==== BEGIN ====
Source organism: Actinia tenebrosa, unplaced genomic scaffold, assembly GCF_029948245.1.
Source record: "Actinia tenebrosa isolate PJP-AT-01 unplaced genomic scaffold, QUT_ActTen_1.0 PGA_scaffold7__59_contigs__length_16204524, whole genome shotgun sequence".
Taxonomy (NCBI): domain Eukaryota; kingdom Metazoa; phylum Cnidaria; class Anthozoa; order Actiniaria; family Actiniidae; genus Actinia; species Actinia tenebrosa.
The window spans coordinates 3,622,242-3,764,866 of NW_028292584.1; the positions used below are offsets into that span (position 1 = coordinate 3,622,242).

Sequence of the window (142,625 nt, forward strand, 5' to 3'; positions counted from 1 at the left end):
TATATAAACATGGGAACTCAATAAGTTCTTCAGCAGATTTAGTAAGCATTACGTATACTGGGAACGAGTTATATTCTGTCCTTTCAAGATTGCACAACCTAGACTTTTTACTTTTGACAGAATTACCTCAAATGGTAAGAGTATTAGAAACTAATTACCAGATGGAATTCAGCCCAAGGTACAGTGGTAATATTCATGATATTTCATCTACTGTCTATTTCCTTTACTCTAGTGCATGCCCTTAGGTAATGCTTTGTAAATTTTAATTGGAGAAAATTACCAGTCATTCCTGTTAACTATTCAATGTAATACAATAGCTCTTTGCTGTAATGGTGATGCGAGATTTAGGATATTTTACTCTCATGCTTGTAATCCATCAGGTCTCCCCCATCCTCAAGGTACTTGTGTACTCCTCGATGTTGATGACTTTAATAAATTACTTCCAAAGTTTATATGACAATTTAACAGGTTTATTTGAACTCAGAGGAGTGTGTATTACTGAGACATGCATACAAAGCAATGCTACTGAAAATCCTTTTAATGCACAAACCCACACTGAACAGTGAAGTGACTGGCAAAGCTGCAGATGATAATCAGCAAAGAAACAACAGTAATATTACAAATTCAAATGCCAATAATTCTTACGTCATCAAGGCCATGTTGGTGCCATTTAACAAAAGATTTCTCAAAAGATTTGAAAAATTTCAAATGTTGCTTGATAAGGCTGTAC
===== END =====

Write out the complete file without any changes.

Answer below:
Source organism: Actinia tenebrosa, unplaced genomic scaffold, assembly GCF_029948245.1.
Source record: "Actinia tenebrosa isolate PJP-AT-01 unplaced genomic scaffold, QUT_ActTen_1.0 PGA_scaffold7__59_contigs__length_16204524, whole genome shotgun sequence".
Taxonomy (NCBI): domain Eukaryota; kingdom Metazoa; phylum Cnidaria; class Anthozoa; order Actiniaria; family Actiniidae; genus Actinia; species Actinia tenebrosa.
The window spans coordinates 3,622,242-3,764,866 of NW_028292584.1; the positions used below are offsets into that span (position 1 = coordinate 3,622,242).

Sequence of the window (142,625 nt, forward strand, 5' to 3'; positions counted from 1 at the left end):
TATATAAACATGGGAACTCAATAAGTTCTTCAGCAGATTTAGTAAGCATTACGTATACTGGGAACGAGTTATATTCTGTCCTTTCAAGATTGCACAACCTAGACTTTTTACTTTTGACAGAATTACCTCAAATGGTAAGAGTATTAGAAACTAATTACCAGATGGAATTCAGCCCAAGGTACAGTGGTAATATTCATGATATTTCATCTACTGTCTATTTCCTTTACTCTAGTGCATGCCCTTAGGTAATGCTTTGTAAATTTTAATTGGAGAAAATTACCAGTCATTCCTGTTAACTATTCAATGTAATACAATAGCTCTTTGCTGTAATGGTGATGCGAGATTTAGGATATTTTACTCTCATGCTTGTAATCCATCAGGTCTCCCCCATCCTCAAGGTACTTGTGTACTCCTCGATGTTGATGACTTTAATAAATTACTTCCAAAGTTTATATGACAATTTAACAGGTTTATTTGAACTCAGAGGAGTGTGTATTACTGAGACATGCATACAAAGCAATGCTACTGAAAATCCTTTTAATGCACAAACCCACACTGAACAGTGAAGTGACTGGCAAAGCTGCAGATGATAATCAGCAAAGAAACAACAGTAATATTACAAATTCAAATGCCAATAATTCTTACGTCATCAAGGCCATGTTGGTGCCATTTAACAAAAGATTTCTCAAAAGATTTGAAAAATTTCAAATGTTGCTTGATAAGGCTGTAC